“Oh, no. I put it back in Emorick’s pocket.” As soon as he answered her, he returned his attention to the commotion in front of him. Gwynivara realized that retrieving the key would mean seeing Emorick’s body barely clinging to life. This wasn’t something she wanted to see again. She wanted to preserve the image of him feeling strong and happy, and she had really hoped that he’d be awake and coherent the next time she saw him. But the Rebellion certainly couldn’t go through any length of time without access to their weapons, so she resolved herself to the fact that she would have to see him in that grave state.
Cody followed behind her as she headed to the first aid room. He conversed, “If Rebekah wrote to her father every day, how come he didn’t put a stop to all of the horrible things that happened in quarantine?”
Gwynivara mulled it over for a moment, and she came up with, “She either didn’t tell him everything to protect his feelings, or the truth was too horrible for him to accept.”
“Do you think having the police chief’s daughter here will make it more dangerous?” Cody probed. “I mean, Chief Forsythe will totally freak out when he realizes his daughter is missing!”
“Her presence here is no more dangerous than having three most wanted criminals!” Gwynivara replied. “Not unless she has a tracking device…” Suddenly, inspiration struck her. She had a plan that seemed a little far fetched, but she would have to consult an expert to see if it was plausible.
Her attention immediately swayed to Emorick’s limp, unconscious body. “He still hasn’t woken up?” Gwynivara asked the medic watching over him.
The medic’s full attention had been on Emorick, so her sudden company jerked him out of his torpor. “I saw some movement from his eyelids. I think he’s trying to.”
“Of course he is!” Gwynivara responded. “He’s a fighter!” Even though her voice portrayed confidence, her gut wrenched seeing him in this condition. She felt like if his health were getting better that he would have shown more improvement than this. She didn’t dare mention this opinion, hoping she was wrong. “I need to get a key from his pocket.”
“Oh, okay.” The medic moved out of the way for her.
It was weird to dig through someone’s pocket like that! It felt like she was invading his privacy by doing this, but what choice did she have? She felt something round, smooth, and cold to the touch. She pulled it out of his pocket, and she realized that it was the orb. The memory of its ability was impressive enough, and a chill went down her spine just thinking about what omnipotent powers it could contain. She almost put it back, but an overwhelming instinct compelled her to keep it. She didn’t understand all that it did, but she did recall that he played an important video related to his investigation of the origin, so she reasoned that as acting leader of the Rebellion, she must hold on to it. She quickly dove into Emorick’s pocket and retrieved the key as she slipped the orb into her pocket. “Got it! Let’s go.” She nodded to the medic, who nodded back. After this silent goodbye, they headed out. Cody and Gwynivara made more small talk on the way to their rooms, but she didn’t remember any of it. Her mind stayed transfixed on the orb in her pocket, and the wheels in her head were turning about its potential.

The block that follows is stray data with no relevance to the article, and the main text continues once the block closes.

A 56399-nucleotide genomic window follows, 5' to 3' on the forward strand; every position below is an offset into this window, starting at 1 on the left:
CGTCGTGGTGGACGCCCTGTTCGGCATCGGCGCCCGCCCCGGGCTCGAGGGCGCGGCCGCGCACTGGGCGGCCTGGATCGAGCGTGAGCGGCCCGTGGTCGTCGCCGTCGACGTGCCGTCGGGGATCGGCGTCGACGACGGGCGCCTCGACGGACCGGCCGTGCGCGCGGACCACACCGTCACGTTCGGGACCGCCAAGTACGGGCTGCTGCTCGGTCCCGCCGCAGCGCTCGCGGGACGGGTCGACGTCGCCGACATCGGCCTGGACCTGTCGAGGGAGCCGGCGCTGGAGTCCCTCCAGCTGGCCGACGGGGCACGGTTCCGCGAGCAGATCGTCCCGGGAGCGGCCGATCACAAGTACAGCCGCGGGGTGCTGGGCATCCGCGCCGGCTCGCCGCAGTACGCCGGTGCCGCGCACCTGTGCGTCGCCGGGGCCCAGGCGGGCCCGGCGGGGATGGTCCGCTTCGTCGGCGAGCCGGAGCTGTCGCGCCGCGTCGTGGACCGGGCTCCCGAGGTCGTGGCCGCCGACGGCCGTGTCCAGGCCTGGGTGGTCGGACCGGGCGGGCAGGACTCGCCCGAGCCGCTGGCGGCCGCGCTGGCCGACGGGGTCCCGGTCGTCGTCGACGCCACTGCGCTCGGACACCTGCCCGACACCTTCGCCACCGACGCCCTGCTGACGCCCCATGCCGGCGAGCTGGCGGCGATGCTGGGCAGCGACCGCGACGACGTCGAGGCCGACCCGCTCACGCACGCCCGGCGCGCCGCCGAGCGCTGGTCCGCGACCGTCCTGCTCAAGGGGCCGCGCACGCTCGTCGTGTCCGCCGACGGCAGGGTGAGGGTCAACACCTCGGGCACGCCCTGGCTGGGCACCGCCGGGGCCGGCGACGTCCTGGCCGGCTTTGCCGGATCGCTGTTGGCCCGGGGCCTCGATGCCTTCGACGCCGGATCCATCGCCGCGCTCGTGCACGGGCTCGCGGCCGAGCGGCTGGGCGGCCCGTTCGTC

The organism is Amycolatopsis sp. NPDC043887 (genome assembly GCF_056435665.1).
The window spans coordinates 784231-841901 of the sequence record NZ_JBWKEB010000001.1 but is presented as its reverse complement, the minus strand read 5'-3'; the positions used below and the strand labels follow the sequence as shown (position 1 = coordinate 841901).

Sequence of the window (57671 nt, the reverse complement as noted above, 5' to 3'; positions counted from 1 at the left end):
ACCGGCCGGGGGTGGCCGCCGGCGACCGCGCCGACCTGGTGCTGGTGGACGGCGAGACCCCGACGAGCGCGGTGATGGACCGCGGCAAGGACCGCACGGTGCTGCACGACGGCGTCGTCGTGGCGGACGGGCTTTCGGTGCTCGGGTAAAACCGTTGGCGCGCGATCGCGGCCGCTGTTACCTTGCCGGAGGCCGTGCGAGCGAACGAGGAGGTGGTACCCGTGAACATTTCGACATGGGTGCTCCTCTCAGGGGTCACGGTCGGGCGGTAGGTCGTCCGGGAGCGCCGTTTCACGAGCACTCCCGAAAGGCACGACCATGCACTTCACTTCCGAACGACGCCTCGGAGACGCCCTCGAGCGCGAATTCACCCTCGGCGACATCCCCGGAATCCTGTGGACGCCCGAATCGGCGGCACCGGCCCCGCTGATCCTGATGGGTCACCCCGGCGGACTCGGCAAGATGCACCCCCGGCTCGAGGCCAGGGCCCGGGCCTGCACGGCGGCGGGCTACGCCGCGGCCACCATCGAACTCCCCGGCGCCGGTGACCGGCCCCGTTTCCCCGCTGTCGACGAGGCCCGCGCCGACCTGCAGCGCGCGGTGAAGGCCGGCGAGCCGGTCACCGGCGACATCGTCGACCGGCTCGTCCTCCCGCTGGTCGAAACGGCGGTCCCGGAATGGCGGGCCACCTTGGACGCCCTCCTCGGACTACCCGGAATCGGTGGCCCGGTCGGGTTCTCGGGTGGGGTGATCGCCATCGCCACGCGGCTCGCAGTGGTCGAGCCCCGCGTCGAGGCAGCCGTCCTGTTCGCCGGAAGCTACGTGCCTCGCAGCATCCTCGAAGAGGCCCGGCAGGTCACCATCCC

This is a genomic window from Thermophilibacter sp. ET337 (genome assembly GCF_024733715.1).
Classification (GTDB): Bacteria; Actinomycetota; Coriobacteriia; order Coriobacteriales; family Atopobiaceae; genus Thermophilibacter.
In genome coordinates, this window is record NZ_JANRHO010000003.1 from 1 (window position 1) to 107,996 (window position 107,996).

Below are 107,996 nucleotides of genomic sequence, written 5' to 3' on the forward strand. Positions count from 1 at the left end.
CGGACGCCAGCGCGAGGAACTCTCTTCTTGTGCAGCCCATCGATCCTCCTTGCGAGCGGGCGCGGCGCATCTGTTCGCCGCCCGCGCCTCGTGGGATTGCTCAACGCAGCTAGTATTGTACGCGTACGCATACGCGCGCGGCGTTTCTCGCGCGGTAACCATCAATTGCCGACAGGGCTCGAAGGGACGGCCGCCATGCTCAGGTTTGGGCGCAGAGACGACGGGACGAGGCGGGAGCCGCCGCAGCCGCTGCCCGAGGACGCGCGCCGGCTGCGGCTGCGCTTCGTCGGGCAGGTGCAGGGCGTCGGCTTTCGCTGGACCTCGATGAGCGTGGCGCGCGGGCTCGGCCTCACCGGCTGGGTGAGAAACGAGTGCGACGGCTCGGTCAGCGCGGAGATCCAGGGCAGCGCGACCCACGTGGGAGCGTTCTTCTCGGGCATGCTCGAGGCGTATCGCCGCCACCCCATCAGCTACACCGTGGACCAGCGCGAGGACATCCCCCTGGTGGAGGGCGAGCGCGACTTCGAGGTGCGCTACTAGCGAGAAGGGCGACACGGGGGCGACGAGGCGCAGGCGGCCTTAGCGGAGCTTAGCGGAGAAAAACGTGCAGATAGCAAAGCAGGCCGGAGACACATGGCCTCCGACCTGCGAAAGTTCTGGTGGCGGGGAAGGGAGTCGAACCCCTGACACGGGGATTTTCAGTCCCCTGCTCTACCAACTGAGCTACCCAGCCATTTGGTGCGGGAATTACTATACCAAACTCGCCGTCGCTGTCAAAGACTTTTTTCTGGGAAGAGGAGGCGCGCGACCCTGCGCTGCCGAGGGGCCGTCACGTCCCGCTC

She handed Cody the key and said goodnight. As soon as he closed the door, Gwynivara knocked on the door next to his and entered without getting an answer. She couldn’t wait. She had the strangest feeling, and a nervous excitement bubbled at the pit of her stomach. She had apparently walked into Kierram laying on his bed staring at the ceiling. He got up and could sense the peculiar mood that Gwynivara was in, so he inquired, “What’s going on?”
“How hard would it be to find a tracking device?” Gwynivara asked him.
He seemed a little taken aback by her question, but at the same time, he knew she wouldn’t ask if it wasn’t important, so he considered it carefully. “It’s not really in commercial use. The military are the only ones using them, so Fort Croga would be the place to look. Maybe a military supply store. Why? What are you-?”
“Could you connect one to this?” Gwynivara took the orb out of her pocket and displayed it on her hand so that Kierram could see it.
Instantly recognizing this object, Kierram nodded. “Yes it could.”
“How does it work?” She stared at it curiously. If she hadn’t already seen its ability, she would think that it was merely a beautiful piece of glass. She knew better though, and it was important to the mission to find out how to use it.
Kierram told her, “You have to hone your Venenatus Sanguis enchantments into it.”
“Can you teach me how to do that?”